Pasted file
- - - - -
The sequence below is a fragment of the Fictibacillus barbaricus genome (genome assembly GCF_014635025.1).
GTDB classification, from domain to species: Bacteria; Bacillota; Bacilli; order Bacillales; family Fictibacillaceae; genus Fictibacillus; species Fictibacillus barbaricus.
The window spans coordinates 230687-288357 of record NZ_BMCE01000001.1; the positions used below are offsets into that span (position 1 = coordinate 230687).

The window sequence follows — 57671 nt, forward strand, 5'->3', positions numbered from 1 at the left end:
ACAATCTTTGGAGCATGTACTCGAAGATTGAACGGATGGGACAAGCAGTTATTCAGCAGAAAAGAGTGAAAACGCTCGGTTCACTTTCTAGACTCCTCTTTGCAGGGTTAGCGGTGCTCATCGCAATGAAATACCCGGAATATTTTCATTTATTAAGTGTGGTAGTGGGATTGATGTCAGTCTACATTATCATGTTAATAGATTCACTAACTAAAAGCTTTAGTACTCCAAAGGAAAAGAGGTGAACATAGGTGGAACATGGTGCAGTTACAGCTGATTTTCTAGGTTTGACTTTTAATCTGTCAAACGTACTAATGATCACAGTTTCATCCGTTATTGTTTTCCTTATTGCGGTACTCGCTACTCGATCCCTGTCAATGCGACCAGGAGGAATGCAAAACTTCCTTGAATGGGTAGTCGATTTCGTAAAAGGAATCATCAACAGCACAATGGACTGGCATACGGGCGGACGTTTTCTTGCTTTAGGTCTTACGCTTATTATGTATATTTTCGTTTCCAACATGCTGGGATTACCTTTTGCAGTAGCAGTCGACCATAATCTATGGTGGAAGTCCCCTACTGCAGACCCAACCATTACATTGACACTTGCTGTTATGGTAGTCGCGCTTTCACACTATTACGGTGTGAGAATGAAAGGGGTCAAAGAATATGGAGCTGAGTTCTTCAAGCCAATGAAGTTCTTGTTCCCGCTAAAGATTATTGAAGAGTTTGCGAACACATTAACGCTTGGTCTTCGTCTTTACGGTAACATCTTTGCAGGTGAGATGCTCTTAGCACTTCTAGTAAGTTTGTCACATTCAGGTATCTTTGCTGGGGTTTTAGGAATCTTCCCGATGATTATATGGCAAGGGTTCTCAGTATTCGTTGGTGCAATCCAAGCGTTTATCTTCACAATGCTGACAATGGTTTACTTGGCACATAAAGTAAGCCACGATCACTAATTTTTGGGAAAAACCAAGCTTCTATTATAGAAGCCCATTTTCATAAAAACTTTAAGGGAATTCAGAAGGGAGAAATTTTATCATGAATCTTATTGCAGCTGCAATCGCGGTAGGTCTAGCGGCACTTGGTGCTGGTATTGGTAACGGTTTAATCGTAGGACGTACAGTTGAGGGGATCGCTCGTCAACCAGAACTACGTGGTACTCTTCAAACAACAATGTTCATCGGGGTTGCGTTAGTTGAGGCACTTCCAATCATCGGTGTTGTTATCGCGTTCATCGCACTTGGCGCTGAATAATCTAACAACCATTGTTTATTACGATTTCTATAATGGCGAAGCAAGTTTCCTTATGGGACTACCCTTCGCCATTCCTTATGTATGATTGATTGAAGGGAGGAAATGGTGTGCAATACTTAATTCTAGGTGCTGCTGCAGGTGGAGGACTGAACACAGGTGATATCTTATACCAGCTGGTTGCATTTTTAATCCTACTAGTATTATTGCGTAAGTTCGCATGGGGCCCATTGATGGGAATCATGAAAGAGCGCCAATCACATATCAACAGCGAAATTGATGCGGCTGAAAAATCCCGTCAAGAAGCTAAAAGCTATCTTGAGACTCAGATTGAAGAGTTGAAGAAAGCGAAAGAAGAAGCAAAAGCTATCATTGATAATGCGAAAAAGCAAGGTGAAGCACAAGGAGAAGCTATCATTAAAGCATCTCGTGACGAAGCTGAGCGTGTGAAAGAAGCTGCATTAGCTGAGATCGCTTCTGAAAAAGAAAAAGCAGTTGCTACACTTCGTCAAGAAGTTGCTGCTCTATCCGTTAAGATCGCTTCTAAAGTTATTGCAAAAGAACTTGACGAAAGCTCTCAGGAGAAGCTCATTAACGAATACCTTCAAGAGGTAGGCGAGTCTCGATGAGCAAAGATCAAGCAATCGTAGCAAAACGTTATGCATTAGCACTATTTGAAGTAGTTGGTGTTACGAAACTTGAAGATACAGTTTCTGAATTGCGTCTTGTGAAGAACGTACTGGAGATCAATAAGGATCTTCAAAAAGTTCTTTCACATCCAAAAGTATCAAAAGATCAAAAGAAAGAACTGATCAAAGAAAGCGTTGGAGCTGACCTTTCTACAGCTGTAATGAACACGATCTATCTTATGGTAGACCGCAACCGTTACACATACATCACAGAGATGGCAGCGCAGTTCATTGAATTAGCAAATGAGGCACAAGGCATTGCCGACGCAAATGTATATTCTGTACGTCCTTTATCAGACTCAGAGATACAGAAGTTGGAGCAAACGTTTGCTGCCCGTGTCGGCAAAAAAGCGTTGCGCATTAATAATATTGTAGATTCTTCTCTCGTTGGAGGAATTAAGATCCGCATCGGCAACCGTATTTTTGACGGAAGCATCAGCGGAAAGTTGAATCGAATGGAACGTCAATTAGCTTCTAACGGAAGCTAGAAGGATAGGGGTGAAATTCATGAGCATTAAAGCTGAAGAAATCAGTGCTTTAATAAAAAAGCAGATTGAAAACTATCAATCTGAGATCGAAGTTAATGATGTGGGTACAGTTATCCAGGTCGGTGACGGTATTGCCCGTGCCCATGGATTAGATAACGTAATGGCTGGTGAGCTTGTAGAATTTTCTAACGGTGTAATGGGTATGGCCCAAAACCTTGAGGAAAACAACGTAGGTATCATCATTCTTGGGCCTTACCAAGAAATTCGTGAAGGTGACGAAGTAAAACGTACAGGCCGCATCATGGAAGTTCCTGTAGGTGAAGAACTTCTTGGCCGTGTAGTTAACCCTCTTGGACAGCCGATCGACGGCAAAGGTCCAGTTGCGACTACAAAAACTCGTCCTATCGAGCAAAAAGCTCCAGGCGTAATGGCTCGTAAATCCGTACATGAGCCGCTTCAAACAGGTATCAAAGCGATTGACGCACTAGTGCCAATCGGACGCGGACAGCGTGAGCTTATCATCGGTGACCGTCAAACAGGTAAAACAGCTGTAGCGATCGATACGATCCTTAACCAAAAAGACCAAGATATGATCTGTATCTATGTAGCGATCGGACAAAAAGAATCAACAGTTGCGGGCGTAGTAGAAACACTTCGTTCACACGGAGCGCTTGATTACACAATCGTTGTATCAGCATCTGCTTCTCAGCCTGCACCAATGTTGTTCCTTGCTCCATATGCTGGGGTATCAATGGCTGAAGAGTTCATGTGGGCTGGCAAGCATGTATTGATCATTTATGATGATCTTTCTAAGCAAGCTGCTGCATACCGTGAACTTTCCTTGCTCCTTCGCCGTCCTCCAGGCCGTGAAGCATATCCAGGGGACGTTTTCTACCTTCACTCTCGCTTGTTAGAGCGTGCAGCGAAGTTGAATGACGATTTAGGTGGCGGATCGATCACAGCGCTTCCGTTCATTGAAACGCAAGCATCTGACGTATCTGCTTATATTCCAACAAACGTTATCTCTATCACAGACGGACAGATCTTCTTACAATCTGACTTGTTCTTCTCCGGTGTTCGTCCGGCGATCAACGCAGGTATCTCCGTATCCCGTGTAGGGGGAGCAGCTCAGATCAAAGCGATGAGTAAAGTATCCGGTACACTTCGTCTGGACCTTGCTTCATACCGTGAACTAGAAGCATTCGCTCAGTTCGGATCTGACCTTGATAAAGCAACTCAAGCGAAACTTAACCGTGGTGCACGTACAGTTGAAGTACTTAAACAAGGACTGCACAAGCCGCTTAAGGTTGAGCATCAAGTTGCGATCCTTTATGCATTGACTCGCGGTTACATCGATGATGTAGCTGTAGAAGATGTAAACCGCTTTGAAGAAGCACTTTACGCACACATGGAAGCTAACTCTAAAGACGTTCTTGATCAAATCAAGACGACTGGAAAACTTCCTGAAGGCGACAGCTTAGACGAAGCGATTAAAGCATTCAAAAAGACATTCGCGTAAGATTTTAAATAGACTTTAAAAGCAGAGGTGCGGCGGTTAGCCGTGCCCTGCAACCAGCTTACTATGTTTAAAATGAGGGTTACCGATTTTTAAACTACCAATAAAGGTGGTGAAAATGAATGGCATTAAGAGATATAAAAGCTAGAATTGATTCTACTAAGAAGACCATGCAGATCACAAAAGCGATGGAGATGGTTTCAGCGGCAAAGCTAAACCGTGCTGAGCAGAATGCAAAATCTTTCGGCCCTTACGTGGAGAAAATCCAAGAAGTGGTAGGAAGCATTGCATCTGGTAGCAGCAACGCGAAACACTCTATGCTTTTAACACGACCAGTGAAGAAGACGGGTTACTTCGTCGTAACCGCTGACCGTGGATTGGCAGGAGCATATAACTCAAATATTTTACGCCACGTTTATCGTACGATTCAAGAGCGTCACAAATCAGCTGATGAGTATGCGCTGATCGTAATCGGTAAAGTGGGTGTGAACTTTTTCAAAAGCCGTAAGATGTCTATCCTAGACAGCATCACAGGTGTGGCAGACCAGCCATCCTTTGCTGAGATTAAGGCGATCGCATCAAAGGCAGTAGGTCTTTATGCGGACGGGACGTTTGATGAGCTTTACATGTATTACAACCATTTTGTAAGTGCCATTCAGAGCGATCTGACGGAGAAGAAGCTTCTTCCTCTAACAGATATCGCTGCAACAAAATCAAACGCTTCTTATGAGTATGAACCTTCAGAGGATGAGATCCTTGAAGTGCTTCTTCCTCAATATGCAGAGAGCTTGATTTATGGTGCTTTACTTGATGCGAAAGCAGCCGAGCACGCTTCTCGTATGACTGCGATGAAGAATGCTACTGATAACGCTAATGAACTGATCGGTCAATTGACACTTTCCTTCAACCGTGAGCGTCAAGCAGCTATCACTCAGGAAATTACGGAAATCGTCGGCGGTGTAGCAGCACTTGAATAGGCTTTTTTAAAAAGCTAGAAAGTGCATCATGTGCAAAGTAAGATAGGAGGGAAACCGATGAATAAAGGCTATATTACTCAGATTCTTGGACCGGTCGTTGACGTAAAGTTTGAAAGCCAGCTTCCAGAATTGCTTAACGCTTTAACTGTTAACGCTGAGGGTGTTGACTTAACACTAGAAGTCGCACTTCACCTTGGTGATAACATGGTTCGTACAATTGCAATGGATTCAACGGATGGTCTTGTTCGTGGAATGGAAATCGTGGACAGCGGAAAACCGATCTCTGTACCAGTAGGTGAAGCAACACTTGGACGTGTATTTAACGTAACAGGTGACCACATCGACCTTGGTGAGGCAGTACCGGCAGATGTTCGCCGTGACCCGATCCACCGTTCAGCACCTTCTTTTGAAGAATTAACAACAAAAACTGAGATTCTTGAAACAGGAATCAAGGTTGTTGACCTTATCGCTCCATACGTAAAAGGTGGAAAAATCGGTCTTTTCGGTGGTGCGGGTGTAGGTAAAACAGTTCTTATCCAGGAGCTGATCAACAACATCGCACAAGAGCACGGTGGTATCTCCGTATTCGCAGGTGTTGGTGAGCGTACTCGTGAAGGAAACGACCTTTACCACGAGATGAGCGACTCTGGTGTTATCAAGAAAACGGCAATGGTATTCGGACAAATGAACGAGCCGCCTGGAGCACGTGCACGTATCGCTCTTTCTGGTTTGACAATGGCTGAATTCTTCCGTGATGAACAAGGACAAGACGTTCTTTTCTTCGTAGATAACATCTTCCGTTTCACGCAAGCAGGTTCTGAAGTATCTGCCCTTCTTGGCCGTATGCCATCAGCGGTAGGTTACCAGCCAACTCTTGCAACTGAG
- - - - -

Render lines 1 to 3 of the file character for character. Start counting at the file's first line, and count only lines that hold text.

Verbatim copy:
The sequence below is a fragment of the Fictibacillus barbaricus genome (genome assembly GCF_014635025.1).
GTDB classification, from domain to species: Bacteria; Bacillota; Bacilli; order Bacillales; family Fictibacillaceae; genus Fictibacillus; species Fictibacillus barbaricus.
The window spans coordinates 230687-288357 of record NZ_BMCE01000001.1; the positions used below are offsets into that span (position 1 = coordinate 230687).